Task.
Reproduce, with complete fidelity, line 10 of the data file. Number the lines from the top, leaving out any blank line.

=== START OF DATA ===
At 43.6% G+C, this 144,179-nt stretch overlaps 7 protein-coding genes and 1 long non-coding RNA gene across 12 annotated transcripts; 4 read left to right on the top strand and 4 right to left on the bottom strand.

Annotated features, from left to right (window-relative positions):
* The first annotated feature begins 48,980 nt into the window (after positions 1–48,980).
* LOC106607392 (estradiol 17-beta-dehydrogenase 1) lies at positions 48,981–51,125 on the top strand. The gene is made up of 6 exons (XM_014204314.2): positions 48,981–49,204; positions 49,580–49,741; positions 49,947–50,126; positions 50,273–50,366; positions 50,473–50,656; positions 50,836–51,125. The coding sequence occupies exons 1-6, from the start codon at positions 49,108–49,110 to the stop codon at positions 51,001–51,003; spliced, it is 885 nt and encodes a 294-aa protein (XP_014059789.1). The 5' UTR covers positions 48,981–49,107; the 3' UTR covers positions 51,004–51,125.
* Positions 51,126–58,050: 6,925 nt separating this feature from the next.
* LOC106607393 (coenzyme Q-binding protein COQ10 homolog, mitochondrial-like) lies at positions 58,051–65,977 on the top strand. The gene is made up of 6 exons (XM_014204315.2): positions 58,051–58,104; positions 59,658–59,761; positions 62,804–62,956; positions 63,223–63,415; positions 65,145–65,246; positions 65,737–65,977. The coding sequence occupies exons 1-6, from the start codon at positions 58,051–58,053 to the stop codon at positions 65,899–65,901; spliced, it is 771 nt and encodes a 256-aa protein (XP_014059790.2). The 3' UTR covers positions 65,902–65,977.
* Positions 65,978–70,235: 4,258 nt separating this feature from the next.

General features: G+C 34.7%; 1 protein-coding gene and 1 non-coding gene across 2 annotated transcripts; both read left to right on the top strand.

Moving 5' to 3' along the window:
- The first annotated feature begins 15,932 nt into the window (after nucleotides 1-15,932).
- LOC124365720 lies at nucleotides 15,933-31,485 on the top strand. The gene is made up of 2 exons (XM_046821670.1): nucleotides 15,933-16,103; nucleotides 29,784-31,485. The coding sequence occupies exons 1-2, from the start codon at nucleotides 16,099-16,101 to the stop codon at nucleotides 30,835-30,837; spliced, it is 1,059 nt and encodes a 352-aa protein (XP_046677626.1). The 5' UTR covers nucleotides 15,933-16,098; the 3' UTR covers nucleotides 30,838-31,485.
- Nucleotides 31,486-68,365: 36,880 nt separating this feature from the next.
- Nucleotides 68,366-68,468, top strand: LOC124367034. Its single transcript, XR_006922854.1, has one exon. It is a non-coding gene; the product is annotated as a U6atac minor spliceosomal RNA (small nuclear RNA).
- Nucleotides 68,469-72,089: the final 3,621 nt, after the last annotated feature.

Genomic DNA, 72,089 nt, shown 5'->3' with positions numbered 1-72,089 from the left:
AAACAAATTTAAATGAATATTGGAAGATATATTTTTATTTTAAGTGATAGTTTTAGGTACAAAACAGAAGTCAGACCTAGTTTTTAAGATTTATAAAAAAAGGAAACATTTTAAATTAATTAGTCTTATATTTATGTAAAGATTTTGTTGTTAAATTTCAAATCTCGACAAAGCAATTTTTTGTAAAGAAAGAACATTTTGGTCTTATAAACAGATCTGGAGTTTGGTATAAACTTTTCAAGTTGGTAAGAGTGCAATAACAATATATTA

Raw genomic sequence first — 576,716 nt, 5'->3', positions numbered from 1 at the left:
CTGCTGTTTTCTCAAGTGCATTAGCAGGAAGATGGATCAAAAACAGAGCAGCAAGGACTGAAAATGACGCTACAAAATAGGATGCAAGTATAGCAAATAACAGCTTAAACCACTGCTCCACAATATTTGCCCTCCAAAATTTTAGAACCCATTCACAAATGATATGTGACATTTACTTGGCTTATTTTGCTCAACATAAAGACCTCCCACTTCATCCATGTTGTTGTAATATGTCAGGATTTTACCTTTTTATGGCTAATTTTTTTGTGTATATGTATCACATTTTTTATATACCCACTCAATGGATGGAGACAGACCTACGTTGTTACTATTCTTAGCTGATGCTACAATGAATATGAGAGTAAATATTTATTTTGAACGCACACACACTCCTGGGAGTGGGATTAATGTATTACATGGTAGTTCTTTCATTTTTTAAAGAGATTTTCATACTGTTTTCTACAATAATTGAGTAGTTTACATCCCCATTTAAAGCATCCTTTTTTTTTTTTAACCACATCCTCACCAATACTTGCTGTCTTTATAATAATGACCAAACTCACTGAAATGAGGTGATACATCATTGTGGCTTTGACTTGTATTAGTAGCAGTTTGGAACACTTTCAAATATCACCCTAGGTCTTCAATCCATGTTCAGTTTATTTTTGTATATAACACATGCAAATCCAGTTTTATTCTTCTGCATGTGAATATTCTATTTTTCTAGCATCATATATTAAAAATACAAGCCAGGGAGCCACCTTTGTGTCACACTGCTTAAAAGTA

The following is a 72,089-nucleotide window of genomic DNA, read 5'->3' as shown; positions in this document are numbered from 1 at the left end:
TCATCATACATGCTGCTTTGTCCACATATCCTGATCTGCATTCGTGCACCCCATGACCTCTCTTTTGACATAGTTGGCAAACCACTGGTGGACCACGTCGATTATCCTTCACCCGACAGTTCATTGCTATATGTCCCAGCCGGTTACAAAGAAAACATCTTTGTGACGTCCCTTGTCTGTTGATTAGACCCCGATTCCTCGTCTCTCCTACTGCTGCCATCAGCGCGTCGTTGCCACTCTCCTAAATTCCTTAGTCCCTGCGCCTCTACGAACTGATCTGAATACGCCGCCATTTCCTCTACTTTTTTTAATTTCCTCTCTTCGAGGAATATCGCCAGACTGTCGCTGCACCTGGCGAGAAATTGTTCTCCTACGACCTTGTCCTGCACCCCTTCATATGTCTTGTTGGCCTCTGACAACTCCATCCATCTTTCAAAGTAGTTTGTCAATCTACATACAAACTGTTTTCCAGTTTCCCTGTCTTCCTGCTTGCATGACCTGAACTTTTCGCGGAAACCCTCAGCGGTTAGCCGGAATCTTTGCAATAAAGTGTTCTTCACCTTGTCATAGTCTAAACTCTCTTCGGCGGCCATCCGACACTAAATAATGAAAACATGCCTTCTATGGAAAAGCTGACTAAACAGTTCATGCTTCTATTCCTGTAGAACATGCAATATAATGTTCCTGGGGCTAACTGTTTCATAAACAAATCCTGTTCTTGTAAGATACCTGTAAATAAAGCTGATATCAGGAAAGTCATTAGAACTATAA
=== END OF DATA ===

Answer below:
- The first annotated feature begins 15,932 nt into the window (after nucleotides 1-15,932).